The government is paying lip service to cybersecurity, yet cutting essential services at the same time, says David Blunkett, MP and chairman of the International Cyber Security Protection Alliance.
With the publication of the new national cybersecurity strategy, the government is talking the good talk, but its capacity to protect data remains fragile, he told attendees of the Govnet Cyber Security 2011 conference in London.
By cutting back on UK police forces and taking £90m out of the civil service training budget, the government is severely impacting on the ability to raise awareness and build capacity in data protection, said Blunkett.
From the number of data breaches in the past year alone in both the public and private sectors, it is obvious that everyone is still learning what they need to do to protect themselves from attack, he said.
“But we are all in it together, and to move forward we need to replicate in cyberspace what we are doing in the physical world around security, with government, law enforcement and civil society all doing their bit,” said Blunkett.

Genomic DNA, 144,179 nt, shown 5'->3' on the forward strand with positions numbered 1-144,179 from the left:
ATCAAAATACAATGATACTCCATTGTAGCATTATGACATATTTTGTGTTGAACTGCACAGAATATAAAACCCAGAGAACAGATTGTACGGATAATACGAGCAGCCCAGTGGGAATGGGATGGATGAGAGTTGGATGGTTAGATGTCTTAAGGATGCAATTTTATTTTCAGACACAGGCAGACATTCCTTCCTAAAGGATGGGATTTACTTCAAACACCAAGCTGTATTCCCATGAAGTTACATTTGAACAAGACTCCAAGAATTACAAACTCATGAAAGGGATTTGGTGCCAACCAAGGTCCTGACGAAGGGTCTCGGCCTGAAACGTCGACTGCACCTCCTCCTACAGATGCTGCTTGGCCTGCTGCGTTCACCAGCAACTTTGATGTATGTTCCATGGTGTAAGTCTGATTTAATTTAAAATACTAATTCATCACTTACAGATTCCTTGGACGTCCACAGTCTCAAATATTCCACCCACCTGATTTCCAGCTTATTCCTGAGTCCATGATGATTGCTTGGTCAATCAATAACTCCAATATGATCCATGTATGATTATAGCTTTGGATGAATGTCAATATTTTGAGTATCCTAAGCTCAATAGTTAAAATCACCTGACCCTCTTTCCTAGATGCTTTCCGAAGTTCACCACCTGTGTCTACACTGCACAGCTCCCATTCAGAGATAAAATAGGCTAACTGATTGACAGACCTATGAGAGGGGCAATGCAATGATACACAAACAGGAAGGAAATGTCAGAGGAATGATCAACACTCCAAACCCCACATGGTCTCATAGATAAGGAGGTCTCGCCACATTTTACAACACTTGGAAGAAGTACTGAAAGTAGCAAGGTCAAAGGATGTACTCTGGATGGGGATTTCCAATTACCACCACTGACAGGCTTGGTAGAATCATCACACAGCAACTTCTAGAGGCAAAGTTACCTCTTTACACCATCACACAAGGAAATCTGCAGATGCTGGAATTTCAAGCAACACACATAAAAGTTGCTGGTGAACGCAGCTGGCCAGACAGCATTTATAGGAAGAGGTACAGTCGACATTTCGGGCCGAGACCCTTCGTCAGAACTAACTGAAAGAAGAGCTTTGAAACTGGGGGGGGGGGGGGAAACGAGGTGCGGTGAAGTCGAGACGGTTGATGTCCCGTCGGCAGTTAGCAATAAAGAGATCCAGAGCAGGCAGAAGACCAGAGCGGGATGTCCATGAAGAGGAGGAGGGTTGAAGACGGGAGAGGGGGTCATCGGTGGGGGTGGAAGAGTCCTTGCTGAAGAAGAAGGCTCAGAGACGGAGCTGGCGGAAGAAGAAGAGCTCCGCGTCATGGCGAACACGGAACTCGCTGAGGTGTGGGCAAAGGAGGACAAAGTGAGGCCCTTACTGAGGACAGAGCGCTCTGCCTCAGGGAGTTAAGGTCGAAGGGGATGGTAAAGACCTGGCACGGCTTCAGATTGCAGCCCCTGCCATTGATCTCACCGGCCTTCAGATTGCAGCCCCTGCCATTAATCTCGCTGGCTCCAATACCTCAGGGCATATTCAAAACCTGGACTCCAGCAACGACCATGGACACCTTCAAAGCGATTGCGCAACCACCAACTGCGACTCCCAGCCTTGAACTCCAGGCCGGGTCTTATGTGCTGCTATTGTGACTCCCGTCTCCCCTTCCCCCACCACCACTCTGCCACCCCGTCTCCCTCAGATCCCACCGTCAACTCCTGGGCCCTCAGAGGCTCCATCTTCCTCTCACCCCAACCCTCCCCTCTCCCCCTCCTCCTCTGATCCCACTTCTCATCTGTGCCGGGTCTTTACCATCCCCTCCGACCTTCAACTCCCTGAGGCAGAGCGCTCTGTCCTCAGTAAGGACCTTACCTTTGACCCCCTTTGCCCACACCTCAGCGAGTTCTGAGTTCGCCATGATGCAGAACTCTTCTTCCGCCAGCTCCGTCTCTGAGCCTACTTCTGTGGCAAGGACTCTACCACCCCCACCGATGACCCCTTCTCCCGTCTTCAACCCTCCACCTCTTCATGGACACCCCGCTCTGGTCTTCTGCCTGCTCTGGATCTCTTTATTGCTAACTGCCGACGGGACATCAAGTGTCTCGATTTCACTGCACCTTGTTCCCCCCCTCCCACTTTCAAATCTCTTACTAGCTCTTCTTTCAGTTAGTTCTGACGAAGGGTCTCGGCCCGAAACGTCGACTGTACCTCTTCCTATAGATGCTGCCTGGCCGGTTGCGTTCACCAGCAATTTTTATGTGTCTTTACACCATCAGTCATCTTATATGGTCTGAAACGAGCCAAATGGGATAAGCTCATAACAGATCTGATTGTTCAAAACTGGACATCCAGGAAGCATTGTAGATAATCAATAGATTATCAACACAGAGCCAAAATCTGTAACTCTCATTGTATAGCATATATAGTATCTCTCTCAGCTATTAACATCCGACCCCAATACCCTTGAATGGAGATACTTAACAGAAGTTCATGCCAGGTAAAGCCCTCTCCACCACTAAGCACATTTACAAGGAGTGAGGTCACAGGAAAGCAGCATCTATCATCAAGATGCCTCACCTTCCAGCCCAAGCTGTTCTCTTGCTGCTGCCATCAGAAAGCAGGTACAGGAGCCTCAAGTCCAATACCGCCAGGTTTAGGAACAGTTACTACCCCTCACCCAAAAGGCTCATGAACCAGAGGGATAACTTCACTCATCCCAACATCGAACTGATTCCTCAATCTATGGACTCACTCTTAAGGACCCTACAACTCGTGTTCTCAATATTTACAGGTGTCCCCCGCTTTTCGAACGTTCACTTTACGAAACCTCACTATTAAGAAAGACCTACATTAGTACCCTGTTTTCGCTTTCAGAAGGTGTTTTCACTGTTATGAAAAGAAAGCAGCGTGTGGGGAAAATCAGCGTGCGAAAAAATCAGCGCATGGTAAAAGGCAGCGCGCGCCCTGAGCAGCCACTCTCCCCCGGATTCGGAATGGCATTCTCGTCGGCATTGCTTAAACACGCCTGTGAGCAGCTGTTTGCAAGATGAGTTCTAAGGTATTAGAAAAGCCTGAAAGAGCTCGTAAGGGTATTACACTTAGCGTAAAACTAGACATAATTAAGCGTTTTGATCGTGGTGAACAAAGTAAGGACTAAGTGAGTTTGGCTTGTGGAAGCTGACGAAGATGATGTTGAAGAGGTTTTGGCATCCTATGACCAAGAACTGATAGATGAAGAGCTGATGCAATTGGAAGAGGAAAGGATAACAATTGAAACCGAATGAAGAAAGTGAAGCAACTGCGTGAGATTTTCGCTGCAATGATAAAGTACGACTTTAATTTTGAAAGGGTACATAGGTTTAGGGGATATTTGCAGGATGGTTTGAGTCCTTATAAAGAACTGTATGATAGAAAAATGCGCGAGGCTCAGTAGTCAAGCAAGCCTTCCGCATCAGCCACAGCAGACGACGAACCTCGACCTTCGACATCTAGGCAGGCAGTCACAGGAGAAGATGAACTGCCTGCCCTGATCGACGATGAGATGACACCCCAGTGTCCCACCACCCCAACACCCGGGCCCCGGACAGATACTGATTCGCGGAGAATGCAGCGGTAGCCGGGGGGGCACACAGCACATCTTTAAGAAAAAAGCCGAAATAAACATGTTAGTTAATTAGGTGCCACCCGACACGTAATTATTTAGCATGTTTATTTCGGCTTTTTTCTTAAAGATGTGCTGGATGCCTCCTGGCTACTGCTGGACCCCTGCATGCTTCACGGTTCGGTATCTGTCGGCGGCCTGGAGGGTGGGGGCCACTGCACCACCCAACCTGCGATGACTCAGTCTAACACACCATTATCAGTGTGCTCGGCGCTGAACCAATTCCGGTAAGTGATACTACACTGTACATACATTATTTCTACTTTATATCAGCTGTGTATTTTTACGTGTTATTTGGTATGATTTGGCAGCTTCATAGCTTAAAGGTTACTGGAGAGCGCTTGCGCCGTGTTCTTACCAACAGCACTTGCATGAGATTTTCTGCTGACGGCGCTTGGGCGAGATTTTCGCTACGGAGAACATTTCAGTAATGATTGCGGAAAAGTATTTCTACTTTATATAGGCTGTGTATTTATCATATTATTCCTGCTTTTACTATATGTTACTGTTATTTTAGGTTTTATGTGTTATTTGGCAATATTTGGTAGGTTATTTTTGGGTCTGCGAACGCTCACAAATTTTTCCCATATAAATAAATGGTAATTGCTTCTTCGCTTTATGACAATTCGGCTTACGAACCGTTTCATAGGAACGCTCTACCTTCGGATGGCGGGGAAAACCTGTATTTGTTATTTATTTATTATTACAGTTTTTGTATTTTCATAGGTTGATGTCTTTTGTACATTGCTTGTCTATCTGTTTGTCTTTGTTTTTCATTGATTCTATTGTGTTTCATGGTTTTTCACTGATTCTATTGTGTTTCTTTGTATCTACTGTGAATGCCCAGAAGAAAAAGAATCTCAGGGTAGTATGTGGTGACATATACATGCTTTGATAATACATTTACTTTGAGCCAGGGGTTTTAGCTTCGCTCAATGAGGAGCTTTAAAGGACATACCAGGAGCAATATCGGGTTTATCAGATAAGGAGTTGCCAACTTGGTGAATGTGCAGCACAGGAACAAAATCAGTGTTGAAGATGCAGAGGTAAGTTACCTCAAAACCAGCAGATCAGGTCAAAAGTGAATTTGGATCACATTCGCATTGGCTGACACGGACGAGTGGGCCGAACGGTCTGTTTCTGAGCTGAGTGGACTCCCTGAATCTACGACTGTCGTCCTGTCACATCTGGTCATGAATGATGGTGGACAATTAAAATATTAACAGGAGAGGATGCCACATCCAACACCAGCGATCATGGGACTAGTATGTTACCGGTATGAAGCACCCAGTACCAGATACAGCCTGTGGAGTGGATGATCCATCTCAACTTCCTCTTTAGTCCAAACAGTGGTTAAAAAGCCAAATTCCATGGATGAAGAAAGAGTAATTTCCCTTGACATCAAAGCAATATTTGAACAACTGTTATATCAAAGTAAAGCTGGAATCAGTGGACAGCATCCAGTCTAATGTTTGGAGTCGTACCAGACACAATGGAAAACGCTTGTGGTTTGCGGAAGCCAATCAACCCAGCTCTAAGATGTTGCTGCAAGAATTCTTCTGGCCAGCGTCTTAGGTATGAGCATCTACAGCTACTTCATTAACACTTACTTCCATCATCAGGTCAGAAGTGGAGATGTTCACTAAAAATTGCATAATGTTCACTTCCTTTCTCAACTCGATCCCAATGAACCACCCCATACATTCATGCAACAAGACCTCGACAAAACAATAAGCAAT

Car theft has been reduced, he said, only by the car owners, car park managers and car manufacturers all adding some element of security.
“But we are not yet used to acting in the same way in information security; we have yet to get our act together, and that must change,” he said.
Despite his criticism of the government cutbacks and its failure to keep the momentum of the Get Safe Online initiative going by combining it with efforts to get more people online in the UK, Blunkett said the new cybersecurity strategy demonstrated some “imaginative thinking” and noted plans to revamp Get Safe Online in 2012.
But he said there is a danger that new cyber organisations and law enforcement authorities could undermine the work of exiting groups if not enough attention is given to co-ordinating their efforts.
The International Cyber Security Protection Alliance is working with Europol to see how to share the challenge and help each other.
“The weakest link will affect us the most; our task is discover how best to put all the elements together in a national and transnational effort,” said Blunkett.